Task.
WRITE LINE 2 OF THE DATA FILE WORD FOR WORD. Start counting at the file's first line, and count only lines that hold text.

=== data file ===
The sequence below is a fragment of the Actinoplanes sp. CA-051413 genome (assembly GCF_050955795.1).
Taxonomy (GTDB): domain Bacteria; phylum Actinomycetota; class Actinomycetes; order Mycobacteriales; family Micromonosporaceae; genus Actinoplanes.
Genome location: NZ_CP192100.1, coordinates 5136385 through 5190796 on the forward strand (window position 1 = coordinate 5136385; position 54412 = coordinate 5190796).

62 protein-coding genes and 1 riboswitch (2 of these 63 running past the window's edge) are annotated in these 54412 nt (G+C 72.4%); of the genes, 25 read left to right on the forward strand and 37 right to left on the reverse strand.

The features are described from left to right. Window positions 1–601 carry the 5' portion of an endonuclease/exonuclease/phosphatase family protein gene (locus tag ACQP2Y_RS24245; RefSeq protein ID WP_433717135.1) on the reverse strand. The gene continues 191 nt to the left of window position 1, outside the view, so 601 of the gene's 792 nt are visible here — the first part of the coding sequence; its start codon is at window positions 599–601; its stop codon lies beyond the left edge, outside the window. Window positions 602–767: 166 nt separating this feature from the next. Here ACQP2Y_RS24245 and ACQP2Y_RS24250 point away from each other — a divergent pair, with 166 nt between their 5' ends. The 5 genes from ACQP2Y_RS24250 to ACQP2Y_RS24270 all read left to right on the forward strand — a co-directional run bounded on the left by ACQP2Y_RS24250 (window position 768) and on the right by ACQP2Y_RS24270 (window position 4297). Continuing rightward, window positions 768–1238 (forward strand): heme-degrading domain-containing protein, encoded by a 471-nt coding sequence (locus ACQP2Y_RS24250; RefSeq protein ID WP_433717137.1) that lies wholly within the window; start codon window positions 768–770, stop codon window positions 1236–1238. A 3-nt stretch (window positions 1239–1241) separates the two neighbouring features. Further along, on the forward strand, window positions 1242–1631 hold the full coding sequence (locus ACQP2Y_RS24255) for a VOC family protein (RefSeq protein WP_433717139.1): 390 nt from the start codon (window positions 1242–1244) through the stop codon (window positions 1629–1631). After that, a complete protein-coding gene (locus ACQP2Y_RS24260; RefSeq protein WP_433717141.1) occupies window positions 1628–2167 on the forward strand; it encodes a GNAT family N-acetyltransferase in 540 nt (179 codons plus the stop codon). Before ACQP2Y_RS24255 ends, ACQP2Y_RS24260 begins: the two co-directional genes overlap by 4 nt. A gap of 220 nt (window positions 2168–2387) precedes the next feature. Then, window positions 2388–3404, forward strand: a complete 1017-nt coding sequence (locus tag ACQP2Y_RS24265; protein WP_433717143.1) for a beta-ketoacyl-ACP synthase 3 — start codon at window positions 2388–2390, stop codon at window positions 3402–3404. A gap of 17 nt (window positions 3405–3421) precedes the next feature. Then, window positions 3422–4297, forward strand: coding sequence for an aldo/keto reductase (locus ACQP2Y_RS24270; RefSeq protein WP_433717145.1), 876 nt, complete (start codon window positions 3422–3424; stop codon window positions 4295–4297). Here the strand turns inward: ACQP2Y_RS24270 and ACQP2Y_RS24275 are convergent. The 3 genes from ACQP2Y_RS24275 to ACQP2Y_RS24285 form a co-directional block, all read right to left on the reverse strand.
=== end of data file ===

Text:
Taxonomy (GTDB): domain Bacteria; phylum Actinomycetota; class Actinomycetes; order Mycobacteriales; family Micromonosporaceae; genus Actinoplanes.